If you are going for the longer option on the Jesuitenpfad, take Bus S60 from Paderborn Central Station to the town of Büren (also hourly). The trail starts at the Church Maria Immaculata, the  Jesuitenkirche, 100 metres away from the bus stop (“Am Markt”).

But what does Wewelsburg Castle look like from the inside – and how does it feel to stand on the very spot where the SS expected the rematerialization of Sir Galahad? I will tell you about that in our post HERE.

21 comments to A Nazi Monument in the Centre of the World

  • Jeff Titelius

    What a fascinating journey thru the past and present!! As much as the thought of having any remains of the Nazis sickens me, I guess it’s a story worth telling. Thank goodness for its medieval roots!

  • I like the Wewelsburg Castle in Padeborn. Luckily no snow there as I found it in Switzerland – but not in Chur!

  • Crazy. I should probably know more about history than I do. Heck, I should probably know more about Germany in present day than I do. But still an interesting look. That idea of building stuff on top of leyline convergences isn’t really new, but is odd for a modern-ish person to believe so much other random stuff about a place.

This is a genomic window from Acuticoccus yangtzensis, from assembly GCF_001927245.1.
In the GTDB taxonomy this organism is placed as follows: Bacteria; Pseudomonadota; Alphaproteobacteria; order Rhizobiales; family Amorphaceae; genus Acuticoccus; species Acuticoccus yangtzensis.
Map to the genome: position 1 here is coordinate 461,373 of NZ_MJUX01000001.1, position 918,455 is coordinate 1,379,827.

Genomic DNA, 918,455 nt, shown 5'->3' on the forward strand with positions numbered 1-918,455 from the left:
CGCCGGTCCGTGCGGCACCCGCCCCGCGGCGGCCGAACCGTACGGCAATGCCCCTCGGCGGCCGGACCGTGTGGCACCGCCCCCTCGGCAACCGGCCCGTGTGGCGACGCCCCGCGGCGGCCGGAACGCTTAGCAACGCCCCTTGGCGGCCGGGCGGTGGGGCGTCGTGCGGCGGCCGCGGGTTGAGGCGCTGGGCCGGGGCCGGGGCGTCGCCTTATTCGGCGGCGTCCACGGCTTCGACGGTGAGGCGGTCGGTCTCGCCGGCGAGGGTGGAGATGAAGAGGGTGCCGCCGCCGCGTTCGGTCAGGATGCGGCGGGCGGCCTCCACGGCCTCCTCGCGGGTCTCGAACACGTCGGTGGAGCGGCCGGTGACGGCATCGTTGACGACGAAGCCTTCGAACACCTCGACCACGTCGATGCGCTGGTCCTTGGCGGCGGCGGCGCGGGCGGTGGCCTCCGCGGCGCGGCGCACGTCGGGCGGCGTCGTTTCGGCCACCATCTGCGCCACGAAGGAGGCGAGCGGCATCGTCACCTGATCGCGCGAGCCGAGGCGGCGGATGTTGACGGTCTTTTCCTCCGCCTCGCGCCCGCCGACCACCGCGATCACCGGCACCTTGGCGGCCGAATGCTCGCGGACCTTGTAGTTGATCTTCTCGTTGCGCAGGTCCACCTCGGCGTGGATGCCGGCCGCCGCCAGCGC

Good reminder about the day passes from DB. Freiburg is a bit out of the way, but we have used the BW passes a lot.

  • Krista, I grew up in the region and I never knew of its existence till this year.

  • I’ve been to Paderborn so many times to visit dear friends, but have never seen this place. Your post has intrigued me and next time I’m there, I will go here for sure.

  • Darn, none of the photos are loading. This is fascinating. I didn’t think anything of the Nazi survived.

  • That a beautiful, ancient castle could hold such evil behind the placid walls is just scary. It reminds me of what we are capable of doing if good people ignore evil around them.

  • It’s essential that these places are preserved, so that we can avoid repeating the past. Never again!

  • alex alaska p